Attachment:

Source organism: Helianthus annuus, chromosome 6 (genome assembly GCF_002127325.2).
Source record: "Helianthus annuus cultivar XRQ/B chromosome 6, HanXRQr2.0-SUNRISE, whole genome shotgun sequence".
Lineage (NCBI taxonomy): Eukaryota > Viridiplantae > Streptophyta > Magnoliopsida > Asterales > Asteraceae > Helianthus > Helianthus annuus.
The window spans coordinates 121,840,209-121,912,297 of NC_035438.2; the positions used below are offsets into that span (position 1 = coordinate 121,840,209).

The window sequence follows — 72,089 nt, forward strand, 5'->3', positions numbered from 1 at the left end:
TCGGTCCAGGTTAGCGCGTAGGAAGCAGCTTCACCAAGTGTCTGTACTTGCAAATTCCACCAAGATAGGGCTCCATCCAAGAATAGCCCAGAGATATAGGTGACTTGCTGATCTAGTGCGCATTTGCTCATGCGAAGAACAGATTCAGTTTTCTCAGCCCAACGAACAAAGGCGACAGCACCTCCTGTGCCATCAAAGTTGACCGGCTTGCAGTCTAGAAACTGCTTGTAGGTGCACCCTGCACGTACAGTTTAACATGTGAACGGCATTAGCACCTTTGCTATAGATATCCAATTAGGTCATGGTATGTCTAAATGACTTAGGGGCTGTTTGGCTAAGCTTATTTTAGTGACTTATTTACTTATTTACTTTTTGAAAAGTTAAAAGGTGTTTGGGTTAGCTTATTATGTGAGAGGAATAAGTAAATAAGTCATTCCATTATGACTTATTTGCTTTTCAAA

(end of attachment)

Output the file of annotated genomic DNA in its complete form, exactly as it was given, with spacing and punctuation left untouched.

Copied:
Source organism: Helianthus annuus, chromosome 6 (genome assembly GCF_002127325.2).
Source record: "Helianthus annuus cultivar XRQ/B chromosome 6, HanXRQr2.0-SUNRISE, whole genome shotgun sequence".
Lineage (NCBI taxonomy): Eukaryota > Viridiplantae > Streptophyta > Magnoliopsida > Asterales > Asteraceae > Helianthus > Helianthus annuus.
The window spans coordinates 121,840,209-121,912,297 of NC_035438.2; the positions used below are offsets into that span (position 1 = coordinate 121,840,209).

The window sequence follows — 72,089 nt, forward strand, 5'->3', positions numbered from 1 at the left end:
TCGGTCCAGGTTAGCGCGTAGGAAGCAGCTTCACCAAGTGTCTGTACTTGCAAATTCCACCAAGATAGGGCTCCATCCAAGAATAGCCCAGAGATATAGGTGACTTGCTGATCTAGTGCGCATTTGCTCATGCGAAGAACAGATTCAGTTTTCTCAGCCCAACGAACAAAGGCGACAGCACCTCCTGTGCCATCAAAGTTGACCGGCTTGCAGTCTAGAAACTGCTTGTAGGTGCACCCTGCACGTACAGTTTAACATGTGAACGGCATTAGCACCTTTGCTATAGATATCCAATTAGGTCATGGTATGTCTAAATGACTTAGGGGCTGTTTGGCTAAGCTTATTTTAGTGACTTATTTACTTATTTACTTTTTGAAAAGTTAAAAGGTGTTTGGGTTAGCTTATTATGTGAGAGGAATAAGTAAATAAGTCATTCCATTATGACTTATTTGCTTTTCAAA